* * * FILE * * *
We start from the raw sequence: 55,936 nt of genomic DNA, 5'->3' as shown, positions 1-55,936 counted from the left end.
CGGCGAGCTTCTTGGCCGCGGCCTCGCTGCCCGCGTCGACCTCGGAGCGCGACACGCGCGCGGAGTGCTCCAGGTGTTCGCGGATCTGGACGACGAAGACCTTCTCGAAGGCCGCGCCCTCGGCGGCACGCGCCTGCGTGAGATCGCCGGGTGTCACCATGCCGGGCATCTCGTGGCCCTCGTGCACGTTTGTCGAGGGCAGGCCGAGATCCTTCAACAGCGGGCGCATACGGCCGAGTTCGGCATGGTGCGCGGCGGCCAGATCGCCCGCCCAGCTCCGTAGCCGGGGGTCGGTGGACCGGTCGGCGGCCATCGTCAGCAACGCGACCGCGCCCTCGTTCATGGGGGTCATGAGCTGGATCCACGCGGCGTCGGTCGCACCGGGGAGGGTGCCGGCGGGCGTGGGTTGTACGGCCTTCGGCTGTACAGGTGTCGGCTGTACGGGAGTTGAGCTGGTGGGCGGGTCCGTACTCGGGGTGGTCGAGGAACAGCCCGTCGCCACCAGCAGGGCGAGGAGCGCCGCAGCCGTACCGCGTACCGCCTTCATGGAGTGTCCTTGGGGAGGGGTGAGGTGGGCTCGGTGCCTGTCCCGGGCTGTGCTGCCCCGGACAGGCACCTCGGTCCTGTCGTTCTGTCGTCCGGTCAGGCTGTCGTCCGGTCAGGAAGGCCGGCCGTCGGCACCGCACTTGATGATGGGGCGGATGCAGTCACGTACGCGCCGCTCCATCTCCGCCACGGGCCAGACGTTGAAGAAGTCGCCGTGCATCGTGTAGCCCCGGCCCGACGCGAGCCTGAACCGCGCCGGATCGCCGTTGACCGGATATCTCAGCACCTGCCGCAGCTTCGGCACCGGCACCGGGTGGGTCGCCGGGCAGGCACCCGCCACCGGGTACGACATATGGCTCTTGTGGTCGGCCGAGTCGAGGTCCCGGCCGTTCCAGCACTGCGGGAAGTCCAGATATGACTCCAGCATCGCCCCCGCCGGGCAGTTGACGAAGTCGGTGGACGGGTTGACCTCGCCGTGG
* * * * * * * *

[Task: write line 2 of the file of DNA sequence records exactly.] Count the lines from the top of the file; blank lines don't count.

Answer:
CGGCGAGCTTCTTGGCCGCGGCCTCGCTGCCCGCGTCGACCTCGGAGCGCGACACGCGCGCGGAGTGCTCCAGGTGTTCGCGGATCTGGACGACGAAGACCTTCTCGAAGGCCGCGCCCTCGGCGGCACGCGCCTGCGTGAGATCGCCGGGTGTCACCATGCCGGGCATCTCGTGGCCCTCGTGCACGTTTGTCGAGGGCAGGCCGAGATCCTTCAACAGCGGGCGCATACGGCCGAGTTCGGCATGGTGCGCGGCGGCCAGATCGCCCGCCCAGCTCCGTAGCCGGGGGTCGGTGGACCGGTCGGCGGCCATCGTCAGCAACGCGACCGCGCCCTCGTTCATGGGGGTCATGAGCTGGATCCACGCGGCGTCGGTCGCACCGGGGAGGGTGCCGGCGGGCGTGGGTTGTACGGCCTTCGGCTGTACAGGTGTCGGCTGTACGGGAGTTGAGCTGGTGGGCGGGTCCGTACTCGGGGTGGTCGAGGAACAGCCCGTCGCCACCAGCAGGGCGAGGAGCGCCGCAGCCGTACCGCGTACCGCCTTCATGGAGTGTCCTTGGGGAGGGGTGAGGTGGGCTCGGTGCCTGTCCCGGGCTGTGCTGCCCCGGACAGGCACCTCGGTCCTGTCGTTCTGTCGTCCGGTCAGGCTGTCGTCCGGTCAGGAAGGCCGGCCGTCGGCACCGCACTTGATGATGGGGCGGATGCAGTCACGTACGCGCCGCTCCATCTCCGCCACGGGCCAGACGTTGAAGAAGTCGCCGTGCATCGTGTAGCCCCGGCCCGACGCGAGCCTGAACCGCGCCGGATCGCCGTTGACCGGATATCTCAGCACCTGCCGCAGCTTCGGCACCGGCACCGGGTGGGTCGCCGGGCAGGCACCCGCCACCGGGTACGACATATGGCTCTTGTGGTCGGCCGAGTCGAGGTCCCGGCCGTTCCAGCACTGCGGGAAGTCCAGATATGACTCCAGCATCGCCCCCGCCGGGCAGTTGACGAAGTCGGTGGACGGGTTGACCTCGCCGTGG